[I]f you believe that Kenneth Folk (or Vince Horn) are interested in any genuine dialog you miss a fundamental point: They are players in a world of delusion who want to stay ignorant about what makes us think as we think. It is a mistake to think they have any interest in this just because they name themselves Buddhists. If you look for genuine dialog about thinking the rules of thinking by the search term “Buddhism” you only get crap. It’s simply the wrong signifier.
There are practitioners of the Way, there are those that aren't, there's snake oil salesman, and there are those that aren't. What this critic above wrote is a version of the "No True Scotsman" fallacy.
But I also can't help but see this bit by Kenneth Folk as patronizing, disingenuous, and bereft of humility, a sense of humor, or any kind of 功夫:
- I find the NSB critique valuable. I have been influenced by some of the ideas I’ve heard/read from Glenn and Matthias.
- Glenn and Matthias, you often seem bewildered by the fact that no one wants to “engage” you in discussion. It is not a mystery; ad hominem attacks, boorish condescension, and an unwillingness to consider other points of view are not traits highly valued in discussion partners. Your opinions about how the world “ought to be” don’t matter here; it is a purely pragmatic issue. If you want people to engage you, don’t alienate them.
- Matthias, your repeated insistence that you find “x-Buddhists” [sic] uninteresting is not consistent with the observable fact that you follow us around the internet trying to get our attention. It reminds me of a little kid throwing rocks at the big kids in the schoolyard, all the while telling everyone that he wouldn’t play with the big kids even if they were willing. I am holding up the mirror for you. Are you a big enough kid to take it in? If you and I compete for who can be less interested in the other, I will win. Let’s not go there.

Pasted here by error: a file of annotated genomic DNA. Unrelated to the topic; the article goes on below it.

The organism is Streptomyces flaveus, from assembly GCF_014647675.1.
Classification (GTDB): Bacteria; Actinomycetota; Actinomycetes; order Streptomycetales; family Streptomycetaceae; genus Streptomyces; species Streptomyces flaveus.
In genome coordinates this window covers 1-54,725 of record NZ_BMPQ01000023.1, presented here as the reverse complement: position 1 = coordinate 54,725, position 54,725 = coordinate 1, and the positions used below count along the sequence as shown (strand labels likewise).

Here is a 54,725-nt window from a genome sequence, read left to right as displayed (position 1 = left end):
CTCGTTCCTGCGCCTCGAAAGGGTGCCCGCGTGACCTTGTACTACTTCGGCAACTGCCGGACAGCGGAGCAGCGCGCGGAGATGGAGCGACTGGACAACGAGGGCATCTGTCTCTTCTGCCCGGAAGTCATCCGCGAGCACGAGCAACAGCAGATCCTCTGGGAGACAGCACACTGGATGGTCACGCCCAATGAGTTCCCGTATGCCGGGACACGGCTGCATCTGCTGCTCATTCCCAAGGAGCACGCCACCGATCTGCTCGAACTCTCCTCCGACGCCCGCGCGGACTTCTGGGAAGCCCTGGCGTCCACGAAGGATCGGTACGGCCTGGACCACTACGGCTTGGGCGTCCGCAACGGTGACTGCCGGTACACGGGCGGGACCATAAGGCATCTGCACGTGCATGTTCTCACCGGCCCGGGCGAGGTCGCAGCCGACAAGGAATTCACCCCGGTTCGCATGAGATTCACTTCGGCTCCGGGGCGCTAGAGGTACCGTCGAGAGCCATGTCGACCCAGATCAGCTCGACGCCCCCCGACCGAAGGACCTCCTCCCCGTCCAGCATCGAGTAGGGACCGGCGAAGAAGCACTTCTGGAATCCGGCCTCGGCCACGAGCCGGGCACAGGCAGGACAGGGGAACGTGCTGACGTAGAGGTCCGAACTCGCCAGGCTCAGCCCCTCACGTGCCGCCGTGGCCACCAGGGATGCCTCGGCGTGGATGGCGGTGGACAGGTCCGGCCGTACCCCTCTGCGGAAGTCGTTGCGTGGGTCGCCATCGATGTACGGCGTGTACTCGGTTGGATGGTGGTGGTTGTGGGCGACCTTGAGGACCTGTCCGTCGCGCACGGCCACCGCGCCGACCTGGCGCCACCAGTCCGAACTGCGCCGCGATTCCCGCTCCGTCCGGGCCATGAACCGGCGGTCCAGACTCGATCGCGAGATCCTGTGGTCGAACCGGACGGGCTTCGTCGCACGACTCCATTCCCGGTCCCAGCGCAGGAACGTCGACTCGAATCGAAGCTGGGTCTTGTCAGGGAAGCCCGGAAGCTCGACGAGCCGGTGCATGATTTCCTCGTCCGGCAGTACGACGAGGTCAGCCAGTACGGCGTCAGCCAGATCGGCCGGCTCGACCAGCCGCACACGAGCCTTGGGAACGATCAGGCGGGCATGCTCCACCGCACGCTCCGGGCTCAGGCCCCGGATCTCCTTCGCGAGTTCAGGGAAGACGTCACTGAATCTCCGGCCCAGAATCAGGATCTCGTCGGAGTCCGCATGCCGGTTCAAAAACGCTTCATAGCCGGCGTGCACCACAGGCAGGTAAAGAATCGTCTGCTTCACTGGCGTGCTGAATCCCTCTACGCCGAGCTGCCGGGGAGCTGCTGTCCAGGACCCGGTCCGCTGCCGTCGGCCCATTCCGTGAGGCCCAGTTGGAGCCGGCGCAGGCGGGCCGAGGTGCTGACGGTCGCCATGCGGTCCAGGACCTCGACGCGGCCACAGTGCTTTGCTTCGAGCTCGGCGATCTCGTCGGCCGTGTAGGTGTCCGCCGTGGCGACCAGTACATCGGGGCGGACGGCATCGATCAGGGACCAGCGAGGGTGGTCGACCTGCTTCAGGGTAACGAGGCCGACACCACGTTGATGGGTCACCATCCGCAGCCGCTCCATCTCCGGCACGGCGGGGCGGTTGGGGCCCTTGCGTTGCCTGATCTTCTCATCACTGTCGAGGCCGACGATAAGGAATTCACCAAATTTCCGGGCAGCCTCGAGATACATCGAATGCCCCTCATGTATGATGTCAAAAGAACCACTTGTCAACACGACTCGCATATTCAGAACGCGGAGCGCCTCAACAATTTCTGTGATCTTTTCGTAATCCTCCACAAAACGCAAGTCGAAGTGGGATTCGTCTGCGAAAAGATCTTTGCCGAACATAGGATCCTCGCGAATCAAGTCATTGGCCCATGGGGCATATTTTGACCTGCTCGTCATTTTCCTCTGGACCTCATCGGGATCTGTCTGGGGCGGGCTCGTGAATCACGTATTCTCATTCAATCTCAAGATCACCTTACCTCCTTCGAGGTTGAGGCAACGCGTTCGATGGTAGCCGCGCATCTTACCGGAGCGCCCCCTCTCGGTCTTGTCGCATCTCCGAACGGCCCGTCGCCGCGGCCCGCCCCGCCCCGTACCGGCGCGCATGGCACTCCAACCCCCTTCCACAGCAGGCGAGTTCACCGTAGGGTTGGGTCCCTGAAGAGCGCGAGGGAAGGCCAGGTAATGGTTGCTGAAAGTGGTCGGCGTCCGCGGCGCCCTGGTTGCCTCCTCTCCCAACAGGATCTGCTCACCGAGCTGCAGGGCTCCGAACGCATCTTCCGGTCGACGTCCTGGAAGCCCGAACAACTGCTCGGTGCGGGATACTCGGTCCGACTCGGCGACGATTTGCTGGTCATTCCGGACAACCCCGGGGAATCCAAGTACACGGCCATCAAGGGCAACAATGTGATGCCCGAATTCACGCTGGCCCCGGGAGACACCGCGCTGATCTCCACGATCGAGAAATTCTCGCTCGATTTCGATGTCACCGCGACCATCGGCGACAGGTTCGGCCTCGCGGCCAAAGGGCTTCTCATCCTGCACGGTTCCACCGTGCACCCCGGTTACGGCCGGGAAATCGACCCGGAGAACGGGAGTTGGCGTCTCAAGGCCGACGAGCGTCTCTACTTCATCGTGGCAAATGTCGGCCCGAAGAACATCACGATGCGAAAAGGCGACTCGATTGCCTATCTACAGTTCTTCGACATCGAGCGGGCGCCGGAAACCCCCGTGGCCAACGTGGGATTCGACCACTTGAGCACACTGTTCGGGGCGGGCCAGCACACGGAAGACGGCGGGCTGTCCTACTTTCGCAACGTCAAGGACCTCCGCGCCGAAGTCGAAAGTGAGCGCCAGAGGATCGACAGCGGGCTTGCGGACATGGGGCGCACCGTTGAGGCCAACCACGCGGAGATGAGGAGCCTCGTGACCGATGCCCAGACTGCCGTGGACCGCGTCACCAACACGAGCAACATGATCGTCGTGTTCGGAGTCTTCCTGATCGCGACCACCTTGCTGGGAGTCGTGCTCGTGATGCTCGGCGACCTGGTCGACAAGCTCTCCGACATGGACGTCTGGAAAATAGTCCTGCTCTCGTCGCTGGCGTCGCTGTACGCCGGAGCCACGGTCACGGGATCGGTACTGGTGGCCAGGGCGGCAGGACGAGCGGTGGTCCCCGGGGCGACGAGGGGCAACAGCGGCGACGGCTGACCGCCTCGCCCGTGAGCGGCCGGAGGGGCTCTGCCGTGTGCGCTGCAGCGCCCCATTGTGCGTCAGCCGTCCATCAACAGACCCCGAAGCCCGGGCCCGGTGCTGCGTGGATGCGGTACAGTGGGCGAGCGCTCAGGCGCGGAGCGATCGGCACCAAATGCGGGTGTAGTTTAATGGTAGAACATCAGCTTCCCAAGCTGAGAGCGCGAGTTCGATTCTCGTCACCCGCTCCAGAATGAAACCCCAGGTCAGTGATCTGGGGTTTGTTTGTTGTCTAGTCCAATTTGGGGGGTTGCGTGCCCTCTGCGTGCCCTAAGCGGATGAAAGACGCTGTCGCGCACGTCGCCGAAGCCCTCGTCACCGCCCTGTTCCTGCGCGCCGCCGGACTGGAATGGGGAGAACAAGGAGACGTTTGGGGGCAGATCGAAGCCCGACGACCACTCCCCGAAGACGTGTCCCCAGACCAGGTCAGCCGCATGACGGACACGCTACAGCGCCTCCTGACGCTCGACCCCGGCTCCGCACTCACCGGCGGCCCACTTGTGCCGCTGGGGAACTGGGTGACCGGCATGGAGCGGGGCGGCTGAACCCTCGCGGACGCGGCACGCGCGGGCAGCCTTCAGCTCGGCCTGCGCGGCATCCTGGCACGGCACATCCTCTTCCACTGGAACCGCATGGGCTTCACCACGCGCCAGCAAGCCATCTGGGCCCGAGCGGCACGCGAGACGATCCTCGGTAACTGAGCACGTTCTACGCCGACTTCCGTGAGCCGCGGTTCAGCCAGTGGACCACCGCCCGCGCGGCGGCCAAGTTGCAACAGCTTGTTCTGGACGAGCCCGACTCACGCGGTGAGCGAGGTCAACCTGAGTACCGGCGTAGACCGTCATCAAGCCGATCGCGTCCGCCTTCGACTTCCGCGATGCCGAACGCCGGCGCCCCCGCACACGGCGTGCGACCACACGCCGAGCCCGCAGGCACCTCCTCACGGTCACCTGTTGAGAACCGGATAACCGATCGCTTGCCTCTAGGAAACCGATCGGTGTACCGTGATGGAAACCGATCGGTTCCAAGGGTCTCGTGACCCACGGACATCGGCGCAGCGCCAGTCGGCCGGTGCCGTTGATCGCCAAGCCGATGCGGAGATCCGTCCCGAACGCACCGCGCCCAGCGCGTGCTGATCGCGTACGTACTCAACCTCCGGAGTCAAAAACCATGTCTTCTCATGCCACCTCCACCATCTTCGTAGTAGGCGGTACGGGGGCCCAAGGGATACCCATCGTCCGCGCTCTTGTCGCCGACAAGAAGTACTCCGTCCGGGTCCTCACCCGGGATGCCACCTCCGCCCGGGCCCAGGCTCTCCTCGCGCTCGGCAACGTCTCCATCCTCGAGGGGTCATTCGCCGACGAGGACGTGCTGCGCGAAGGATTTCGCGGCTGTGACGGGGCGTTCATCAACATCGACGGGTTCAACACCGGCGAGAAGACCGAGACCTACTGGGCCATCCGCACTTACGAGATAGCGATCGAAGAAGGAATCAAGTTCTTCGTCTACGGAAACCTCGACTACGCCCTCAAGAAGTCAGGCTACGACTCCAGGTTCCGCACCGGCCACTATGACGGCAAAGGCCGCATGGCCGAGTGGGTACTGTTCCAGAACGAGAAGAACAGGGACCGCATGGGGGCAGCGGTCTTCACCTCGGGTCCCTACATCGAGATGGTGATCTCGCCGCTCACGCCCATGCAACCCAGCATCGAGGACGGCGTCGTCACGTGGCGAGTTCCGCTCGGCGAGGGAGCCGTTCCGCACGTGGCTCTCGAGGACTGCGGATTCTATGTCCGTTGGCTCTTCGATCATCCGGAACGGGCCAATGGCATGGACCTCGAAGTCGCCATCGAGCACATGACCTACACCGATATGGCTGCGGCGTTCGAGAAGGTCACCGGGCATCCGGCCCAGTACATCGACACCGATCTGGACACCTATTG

- Glenn, Matthias: You have something valuable to say. I am glad you are saying it. But you seem to believe that the lens you are looking through is the only valid lens. This displays a lack of sophistication. Check out Robert Kegan or Suzanne Cook-Greuter for an understanding of how the ability to embrace multiple points of view is the leading metric on a continuum of psychological/emotional development. The level of group think and confirmation bias within your group is high. I haven’t seen much evidence that you are individually or collectively aware of this. Your critique will be more effective if you are also able to turn the mirror back on yourselves. People I have spoken to, almost without exception, find you easy to dismiss, largely due to their perception that you are lacking in self-awareness. Can you prove them wrong? Tutte, this goes for you, too. When you pretend to know how this emergent discussion should be, you appear naive and brittle to the people you wish to influence. Drop the arrogance and condescension, and show some vulnerability. (I’m talking not about your parody, which is well-done, but about your conversational tone in the comments sections here and on Facebook.)
- Here then, is the mirror, in all its bright harshness. How honest should I be? The Speculative Non-Buddhists are generally perceived as angry, bitter, socially inept, mean-spirited, and frankly irrelevant. Is this how you want to be perceived? Think about it carefully, because no matter how important your message, no one will hear it if they have already dismissed you as unworthy of their attention. There is a way for you to become relevant to the culture you so wish to influence, and it is much more challenging than anything you’ve done so far. You are going to have to turn the light back on yourselves. Whatcha gonna do, little brothers? Level up or step off.
But this is where real problems arise for Folk: